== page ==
Recently, I started looking for a new standup paddle board (SUP). I had a scary incident last year in a remote-ish area in which my inflatable board got a leak and lost about 30 percent of its psi before I got back to shore. Not awesome. So, a hardboard it is!
When I learned to SUP, I read all about how you need to practice getting back on the board in case you fell. Me being me, I decided that I'd shortcut things and just, well, never fall off. Problem solved, right? As of this week, I'd only ever fallen off my board once—and that was because of a jet ski (jerks).
When I started looking for my new board, an employee at the specialty shop first asked me what I was currently using, and I described my ultra stable board that's pretty wide. And the hardboards I was looking at were similar in their sizes. She then asked me how often I fell off, to which I proudly said, "Well, basically never, just once because of a jerk on a jet ski."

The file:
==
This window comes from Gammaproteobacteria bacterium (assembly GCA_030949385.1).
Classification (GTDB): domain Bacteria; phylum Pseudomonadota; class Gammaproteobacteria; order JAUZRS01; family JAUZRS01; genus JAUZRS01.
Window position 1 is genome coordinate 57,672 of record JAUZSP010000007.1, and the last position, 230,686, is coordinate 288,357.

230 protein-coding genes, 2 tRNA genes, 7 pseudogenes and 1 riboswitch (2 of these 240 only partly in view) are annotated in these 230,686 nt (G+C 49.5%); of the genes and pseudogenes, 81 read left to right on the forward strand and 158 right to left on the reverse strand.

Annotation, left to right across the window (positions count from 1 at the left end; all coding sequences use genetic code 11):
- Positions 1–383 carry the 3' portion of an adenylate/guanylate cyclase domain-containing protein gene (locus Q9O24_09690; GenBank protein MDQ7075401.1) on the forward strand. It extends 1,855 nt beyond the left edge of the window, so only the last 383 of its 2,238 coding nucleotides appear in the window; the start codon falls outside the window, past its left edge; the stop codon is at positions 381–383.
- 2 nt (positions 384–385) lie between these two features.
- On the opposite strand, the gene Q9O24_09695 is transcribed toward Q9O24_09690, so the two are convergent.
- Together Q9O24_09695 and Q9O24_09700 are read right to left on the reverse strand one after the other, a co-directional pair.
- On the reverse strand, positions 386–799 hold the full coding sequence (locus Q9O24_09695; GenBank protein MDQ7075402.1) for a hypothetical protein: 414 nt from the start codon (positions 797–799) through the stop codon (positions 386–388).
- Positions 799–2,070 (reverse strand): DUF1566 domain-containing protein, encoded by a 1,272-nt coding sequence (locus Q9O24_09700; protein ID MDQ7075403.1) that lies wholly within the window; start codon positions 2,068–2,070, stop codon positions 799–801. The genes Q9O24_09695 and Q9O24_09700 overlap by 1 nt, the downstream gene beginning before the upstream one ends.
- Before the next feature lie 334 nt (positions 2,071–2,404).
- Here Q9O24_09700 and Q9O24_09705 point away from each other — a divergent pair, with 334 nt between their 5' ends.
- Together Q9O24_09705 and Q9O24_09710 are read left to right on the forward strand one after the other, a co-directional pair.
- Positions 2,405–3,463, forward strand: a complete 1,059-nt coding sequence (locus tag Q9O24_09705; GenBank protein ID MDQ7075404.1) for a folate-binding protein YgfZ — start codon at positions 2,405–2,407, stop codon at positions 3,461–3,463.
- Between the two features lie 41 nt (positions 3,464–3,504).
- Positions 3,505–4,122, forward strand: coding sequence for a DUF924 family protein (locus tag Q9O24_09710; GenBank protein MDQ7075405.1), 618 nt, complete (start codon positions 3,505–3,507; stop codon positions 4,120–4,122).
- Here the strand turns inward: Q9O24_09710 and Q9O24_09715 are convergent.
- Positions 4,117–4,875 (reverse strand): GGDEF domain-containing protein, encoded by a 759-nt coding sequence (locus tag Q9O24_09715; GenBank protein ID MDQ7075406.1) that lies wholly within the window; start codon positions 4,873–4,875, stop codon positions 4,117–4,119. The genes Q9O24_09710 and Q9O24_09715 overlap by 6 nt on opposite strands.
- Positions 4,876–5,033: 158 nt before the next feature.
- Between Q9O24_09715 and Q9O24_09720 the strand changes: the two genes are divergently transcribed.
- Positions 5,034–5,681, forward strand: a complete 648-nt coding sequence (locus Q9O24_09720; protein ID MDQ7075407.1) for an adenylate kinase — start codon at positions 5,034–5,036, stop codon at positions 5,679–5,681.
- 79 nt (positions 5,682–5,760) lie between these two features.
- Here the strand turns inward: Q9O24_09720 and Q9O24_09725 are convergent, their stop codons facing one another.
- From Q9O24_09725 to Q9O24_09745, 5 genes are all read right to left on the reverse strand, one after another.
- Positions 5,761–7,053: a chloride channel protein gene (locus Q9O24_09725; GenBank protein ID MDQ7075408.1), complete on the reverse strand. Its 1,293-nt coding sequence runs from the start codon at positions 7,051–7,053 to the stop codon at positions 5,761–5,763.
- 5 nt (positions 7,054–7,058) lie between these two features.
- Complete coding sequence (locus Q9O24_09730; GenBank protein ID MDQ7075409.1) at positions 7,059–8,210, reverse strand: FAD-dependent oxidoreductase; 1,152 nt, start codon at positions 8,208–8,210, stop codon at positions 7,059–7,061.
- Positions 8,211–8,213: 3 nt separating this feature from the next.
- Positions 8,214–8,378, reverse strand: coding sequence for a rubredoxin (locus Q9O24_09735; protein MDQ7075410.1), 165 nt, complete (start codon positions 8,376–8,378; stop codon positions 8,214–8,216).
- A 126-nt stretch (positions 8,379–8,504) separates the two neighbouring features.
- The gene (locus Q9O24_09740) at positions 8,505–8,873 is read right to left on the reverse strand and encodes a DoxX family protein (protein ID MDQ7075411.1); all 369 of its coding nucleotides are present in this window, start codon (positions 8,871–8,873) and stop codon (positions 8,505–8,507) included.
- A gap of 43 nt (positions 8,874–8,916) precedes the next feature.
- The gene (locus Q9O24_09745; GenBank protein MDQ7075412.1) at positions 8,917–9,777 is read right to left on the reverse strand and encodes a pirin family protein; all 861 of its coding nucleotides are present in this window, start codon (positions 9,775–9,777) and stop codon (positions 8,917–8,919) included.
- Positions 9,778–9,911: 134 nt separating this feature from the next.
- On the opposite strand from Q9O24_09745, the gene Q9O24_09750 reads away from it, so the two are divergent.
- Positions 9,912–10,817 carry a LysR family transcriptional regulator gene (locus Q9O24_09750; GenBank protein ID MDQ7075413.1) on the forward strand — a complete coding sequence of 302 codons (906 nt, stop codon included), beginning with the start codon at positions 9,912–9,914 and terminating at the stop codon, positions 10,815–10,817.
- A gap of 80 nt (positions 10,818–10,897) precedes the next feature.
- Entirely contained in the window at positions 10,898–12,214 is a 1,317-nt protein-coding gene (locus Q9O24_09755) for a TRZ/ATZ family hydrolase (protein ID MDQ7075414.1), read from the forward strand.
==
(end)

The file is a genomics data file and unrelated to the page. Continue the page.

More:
To which she says,
"If you're not falling, you're not learning."
Well, dang. I went in to buy a new SUP and got a whole life philosophy.
The thing is, after I recovered from that mic drop, I realized that this sentiment echoes what I tell our clients at SM&Co all the time. Ultimately, you can only learn and improve if you're willing to try. Which means you have to be willing to fail. Yes, you can gather information and make those decisions based on that recon, but you cannot eliminate the possibility of failure from pretty much anything.
So, when I tell people to try something and see what happens, that the worst result is that they'll have some good data, I mean it. That's the only way you can learn.
I suppose you're wondering how my SUP shopping went. I ended up going all in with a performance board, 14 feet long and just 26 inches wide—a good five inches narrower and three feet longer than my reliable, never fall off inflatable.
And the first time I took my fancy new board out on the water?
I fell in.
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